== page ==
38. Folkestone, UK
Beyond the town’s shabby (but improving) seafront, a grassroots arts scene has bubbled into a fully-fledged movement. Buoyed by the renaissance of nearby Hastings and Margate, the work of its artisans is now celebrated in the Folkestone Triennial. The event, curated by Lewis Biggs, formerly of Tate Liverpool, returns for a third time from 30 August-2 November. Works will be shown in public spaces such as the Creative Quarter, a colourful area of shops, studios and cafes, and a picturesque symbol of the town’s changing mood.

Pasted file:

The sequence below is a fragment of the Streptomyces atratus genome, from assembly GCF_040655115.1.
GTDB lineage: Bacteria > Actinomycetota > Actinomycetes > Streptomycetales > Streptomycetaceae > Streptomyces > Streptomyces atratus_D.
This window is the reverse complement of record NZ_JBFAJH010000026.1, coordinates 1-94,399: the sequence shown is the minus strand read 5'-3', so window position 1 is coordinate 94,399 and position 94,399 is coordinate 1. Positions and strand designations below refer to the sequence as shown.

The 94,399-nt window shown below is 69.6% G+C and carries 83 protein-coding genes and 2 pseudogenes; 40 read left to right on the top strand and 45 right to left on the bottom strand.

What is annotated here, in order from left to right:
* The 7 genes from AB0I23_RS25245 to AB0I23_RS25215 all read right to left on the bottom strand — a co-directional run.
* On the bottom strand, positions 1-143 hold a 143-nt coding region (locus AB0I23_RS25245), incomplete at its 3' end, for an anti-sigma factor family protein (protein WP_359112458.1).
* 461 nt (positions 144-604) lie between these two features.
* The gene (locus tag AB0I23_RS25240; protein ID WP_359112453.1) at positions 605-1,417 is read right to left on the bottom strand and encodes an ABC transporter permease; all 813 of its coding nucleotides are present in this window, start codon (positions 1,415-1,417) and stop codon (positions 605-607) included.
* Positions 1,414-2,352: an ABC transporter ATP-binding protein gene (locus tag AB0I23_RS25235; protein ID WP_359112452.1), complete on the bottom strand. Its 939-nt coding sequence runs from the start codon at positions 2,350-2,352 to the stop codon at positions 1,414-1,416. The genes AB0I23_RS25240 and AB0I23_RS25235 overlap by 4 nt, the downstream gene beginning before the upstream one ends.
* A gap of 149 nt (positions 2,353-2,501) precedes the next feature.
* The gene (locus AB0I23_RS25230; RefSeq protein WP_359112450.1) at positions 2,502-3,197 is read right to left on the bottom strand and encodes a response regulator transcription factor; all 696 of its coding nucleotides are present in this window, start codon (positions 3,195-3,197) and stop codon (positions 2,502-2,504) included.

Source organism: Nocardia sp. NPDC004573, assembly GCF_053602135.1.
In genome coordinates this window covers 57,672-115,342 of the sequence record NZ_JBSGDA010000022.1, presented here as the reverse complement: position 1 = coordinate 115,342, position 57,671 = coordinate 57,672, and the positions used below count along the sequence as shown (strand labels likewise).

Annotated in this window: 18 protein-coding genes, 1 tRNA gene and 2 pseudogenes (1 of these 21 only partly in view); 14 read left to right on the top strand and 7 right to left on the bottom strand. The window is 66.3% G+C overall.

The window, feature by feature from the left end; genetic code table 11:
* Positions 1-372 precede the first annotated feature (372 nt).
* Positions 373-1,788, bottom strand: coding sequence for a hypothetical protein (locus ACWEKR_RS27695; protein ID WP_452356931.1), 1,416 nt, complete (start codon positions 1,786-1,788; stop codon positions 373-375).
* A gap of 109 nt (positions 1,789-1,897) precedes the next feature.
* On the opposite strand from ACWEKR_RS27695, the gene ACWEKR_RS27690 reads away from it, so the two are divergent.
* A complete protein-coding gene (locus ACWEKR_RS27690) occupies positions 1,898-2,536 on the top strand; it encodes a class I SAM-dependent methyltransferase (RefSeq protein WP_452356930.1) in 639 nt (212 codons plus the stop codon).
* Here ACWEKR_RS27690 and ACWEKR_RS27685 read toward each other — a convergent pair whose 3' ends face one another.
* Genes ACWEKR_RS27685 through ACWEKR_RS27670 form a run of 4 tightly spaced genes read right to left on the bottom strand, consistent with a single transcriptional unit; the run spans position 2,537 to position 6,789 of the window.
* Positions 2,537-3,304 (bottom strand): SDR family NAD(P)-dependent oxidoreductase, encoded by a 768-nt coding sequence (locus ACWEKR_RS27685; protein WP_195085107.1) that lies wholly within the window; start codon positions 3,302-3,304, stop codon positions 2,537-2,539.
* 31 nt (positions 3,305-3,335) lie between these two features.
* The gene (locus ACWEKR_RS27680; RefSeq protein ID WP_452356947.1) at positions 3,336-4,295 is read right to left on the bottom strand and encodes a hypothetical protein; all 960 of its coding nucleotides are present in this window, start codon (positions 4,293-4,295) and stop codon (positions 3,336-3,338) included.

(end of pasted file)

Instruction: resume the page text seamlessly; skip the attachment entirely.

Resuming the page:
39. Canberra, Australia
40. Umeå, Sweden
As enthusiasm for all things Scandi continues, lesser-known corners are muscling in. The small town of Umeå in northern Sweden is on the periphery of Europe culturally as well as geographically, so its status this year as a European Capital of Culture is perhaps surprising, especially given that one of its attractions is the weird Umedalen sculpture park, with Gormleys and Kapoors in the grounds of a former mental asylum. It also has two Eurovision-themed clubs and is about to get a snazzy new cultural centre. Renovation of the historic Stora hotel in the centre will be completed by March.